Australia and the United States have historically strong trade relations. In 2014-15 Australia exported $13.4 billion worth of goods to the US. That same year, the US imported $44.1 billion worth of goods into Australia. The Australian Trade and Investment Commission’s (ATIC) research shows a business that exports goods is more profitable as it can open your business to new markets, ideas and marketing techniques.

Below, we set out what steps you will take to export your goods to the US. 

Who Will Receive the Goods?

You will need to consider who will receive the goods once they reach the US. In this situation, you should draft an “export agreement” in place to clarify any ambiguities. Your other option is to set-up a business in the US, and there are various Visa options available should you wish to do this.

Export Declaration Documents

The Department of Immigration and Border Protection (the DIBP) will need to approve your goods before they head off to the US – usually by way of reviewing your completed Export Declaration Form.

When your goods exceed $2,000 AUD, you must declare them on your Export Declaration (form: B957) and lodge it with the DIBP. You must complete the same form when you want to export goods that exceed $2,000 AUD via Australia Post.

Permits to Export Goods

Unless exempt, products usually require a permit before you can export. The Department of Immigration and Border Protection is a good starting point. When you do require a permit, you will need to obtain it from the relevant Australian authority.

For example, for the export of wine, brandy, grape spirit and wine products that are over 100 litres you will need a permit, licence and product registrations. These requirements are obtained and approved by the Australian Grape and Wine Authority.

Agricultural Products

Some agricultural products will have strict legal and administrative requirements for export such as licensing requirements and health certificates. The Department of Agriculture and Water Resources can provide more information about the requirements.

What You Can’t Do

Australia does not allow the export of protected wildlife, some heritage items, selected weapons and other dangerous goods. The US does not allow imports of bush meat, cars that don’t protect passengers in a crash, or illegal substances like absinthe and Rohypnol.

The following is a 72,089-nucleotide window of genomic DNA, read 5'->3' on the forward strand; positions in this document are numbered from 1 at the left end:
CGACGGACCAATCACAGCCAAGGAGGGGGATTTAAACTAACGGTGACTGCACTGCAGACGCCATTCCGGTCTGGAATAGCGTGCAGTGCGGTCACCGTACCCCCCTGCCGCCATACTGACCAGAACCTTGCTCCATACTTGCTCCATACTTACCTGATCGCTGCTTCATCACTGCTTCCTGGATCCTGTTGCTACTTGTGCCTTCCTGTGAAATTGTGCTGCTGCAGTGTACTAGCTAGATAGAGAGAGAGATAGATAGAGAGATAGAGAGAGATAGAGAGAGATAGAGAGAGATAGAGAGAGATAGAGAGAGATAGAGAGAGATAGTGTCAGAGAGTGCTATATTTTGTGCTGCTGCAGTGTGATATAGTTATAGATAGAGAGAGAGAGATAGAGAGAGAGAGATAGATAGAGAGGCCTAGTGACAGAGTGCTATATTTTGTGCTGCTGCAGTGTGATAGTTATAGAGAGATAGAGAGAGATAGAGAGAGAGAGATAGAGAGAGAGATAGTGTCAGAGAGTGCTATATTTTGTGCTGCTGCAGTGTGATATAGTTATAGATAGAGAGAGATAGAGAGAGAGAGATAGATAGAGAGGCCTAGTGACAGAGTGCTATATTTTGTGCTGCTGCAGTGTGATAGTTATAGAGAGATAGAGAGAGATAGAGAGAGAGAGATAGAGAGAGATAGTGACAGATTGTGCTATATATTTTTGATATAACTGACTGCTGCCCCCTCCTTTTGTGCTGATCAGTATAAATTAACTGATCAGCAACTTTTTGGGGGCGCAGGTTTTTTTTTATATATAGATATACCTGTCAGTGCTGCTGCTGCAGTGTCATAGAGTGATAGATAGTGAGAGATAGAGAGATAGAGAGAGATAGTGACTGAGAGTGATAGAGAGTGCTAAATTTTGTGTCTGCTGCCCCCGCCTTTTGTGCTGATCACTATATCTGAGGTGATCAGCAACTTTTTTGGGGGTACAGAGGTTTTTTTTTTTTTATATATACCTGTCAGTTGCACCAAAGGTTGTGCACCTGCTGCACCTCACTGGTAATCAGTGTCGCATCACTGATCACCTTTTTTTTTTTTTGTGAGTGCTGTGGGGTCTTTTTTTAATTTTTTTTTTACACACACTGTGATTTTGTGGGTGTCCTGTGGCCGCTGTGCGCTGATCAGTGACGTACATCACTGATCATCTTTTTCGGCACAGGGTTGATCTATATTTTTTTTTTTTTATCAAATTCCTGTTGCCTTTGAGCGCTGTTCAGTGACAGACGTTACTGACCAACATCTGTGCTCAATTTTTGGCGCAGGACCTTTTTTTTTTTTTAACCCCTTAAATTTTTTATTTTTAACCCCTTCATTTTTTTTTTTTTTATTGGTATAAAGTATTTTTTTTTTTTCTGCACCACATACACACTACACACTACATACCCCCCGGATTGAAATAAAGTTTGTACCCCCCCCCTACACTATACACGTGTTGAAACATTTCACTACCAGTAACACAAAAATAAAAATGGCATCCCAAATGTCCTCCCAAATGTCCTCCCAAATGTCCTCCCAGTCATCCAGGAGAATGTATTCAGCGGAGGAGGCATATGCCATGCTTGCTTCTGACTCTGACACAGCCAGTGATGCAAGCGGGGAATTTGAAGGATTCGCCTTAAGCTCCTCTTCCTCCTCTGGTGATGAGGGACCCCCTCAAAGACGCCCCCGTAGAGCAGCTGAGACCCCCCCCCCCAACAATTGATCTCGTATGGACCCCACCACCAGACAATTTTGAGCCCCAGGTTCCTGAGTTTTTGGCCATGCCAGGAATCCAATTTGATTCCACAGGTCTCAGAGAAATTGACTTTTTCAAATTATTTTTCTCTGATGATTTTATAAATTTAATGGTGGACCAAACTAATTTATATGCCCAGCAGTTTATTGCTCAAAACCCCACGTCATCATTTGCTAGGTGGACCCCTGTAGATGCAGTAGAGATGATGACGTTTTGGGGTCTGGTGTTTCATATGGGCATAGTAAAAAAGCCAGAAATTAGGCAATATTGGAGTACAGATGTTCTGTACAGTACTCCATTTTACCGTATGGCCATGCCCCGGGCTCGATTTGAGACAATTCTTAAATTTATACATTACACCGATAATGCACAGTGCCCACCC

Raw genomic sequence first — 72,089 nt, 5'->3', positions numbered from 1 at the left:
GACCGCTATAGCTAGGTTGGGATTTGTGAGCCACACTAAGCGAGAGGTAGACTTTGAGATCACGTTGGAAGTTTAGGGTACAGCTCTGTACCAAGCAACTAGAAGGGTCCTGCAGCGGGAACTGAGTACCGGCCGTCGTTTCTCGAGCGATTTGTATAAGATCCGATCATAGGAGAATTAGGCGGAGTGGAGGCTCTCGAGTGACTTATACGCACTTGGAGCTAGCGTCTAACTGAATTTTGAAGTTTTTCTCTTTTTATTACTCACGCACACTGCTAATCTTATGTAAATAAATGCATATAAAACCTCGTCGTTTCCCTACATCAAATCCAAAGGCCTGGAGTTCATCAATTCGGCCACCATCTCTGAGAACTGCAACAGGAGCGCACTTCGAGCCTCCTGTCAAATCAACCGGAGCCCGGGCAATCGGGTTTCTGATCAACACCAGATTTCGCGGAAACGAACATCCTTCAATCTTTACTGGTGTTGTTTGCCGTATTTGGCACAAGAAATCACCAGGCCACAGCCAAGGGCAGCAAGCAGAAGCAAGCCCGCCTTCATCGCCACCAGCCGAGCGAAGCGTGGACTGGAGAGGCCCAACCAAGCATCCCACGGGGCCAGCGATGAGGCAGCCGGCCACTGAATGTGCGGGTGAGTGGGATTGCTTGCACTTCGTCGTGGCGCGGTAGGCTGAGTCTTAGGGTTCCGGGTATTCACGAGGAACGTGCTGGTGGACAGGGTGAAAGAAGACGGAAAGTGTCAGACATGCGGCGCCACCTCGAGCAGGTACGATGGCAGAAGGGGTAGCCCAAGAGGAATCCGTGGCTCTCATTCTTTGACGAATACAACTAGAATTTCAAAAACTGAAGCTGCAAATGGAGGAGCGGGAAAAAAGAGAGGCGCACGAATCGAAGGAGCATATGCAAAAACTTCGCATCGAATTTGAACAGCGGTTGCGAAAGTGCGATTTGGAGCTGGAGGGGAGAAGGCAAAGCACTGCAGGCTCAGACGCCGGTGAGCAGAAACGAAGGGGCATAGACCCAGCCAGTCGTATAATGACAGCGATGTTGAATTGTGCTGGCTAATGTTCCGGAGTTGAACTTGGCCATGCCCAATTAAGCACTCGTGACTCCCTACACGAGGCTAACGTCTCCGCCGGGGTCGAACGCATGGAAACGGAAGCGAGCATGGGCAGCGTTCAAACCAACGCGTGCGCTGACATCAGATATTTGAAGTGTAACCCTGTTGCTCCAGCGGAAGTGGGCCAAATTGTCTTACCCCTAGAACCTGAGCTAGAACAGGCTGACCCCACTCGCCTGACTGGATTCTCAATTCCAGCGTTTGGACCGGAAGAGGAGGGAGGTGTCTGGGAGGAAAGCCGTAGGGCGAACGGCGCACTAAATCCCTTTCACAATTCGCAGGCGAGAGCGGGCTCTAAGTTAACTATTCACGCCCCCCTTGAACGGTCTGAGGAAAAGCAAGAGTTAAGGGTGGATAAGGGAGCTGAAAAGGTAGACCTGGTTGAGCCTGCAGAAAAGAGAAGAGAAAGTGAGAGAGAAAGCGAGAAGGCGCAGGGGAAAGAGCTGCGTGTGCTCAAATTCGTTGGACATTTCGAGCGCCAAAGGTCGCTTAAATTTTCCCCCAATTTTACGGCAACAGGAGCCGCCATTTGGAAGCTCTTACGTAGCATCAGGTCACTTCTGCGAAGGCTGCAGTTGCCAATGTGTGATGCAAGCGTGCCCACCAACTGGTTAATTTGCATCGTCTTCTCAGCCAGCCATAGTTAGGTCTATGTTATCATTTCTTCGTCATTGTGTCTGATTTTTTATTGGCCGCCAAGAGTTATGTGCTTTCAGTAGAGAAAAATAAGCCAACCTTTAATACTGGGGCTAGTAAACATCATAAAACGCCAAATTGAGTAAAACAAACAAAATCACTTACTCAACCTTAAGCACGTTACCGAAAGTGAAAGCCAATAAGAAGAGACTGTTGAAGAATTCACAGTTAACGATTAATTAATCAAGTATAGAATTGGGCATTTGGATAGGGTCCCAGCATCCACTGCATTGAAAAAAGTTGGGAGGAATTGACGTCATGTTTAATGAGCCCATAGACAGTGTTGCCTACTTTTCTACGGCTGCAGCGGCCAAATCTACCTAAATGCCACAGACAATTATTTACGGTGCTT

The Australia-United States Free Trade Agreement (AUSFTA)

The AUSFTA supports the value of harmonious trade between Australia and the US. For many products exported from Australia to the US, the taxes and tariffs have been lifted. You can check to see whether your products are free from any tax burdens by viewing this full list. Any claim for preferential tax treatment of exported goods must be supported by a “Certificate of Origin” confirming that the product came from Australia.

The Australian Taxation Office (ATO)

As an Australian business, you are more likely than not registered for GST. Fortunately, goods exported outside of Australia are GST-free, if within 60-days you:

  1. Received payment for the goods; or
  2. Issued an invoice for the goods.

Key Takeaways

Depending on what kind of products you are looking to export to the US, you will need to comply with certain regulations. It’s then prudent to familarise yourself with the Department of Immigration and Border Protection’s website and research beforehand.


If you have any questions about exporting goods to the US, get in touch with our business lawyers on 1300 544 755.

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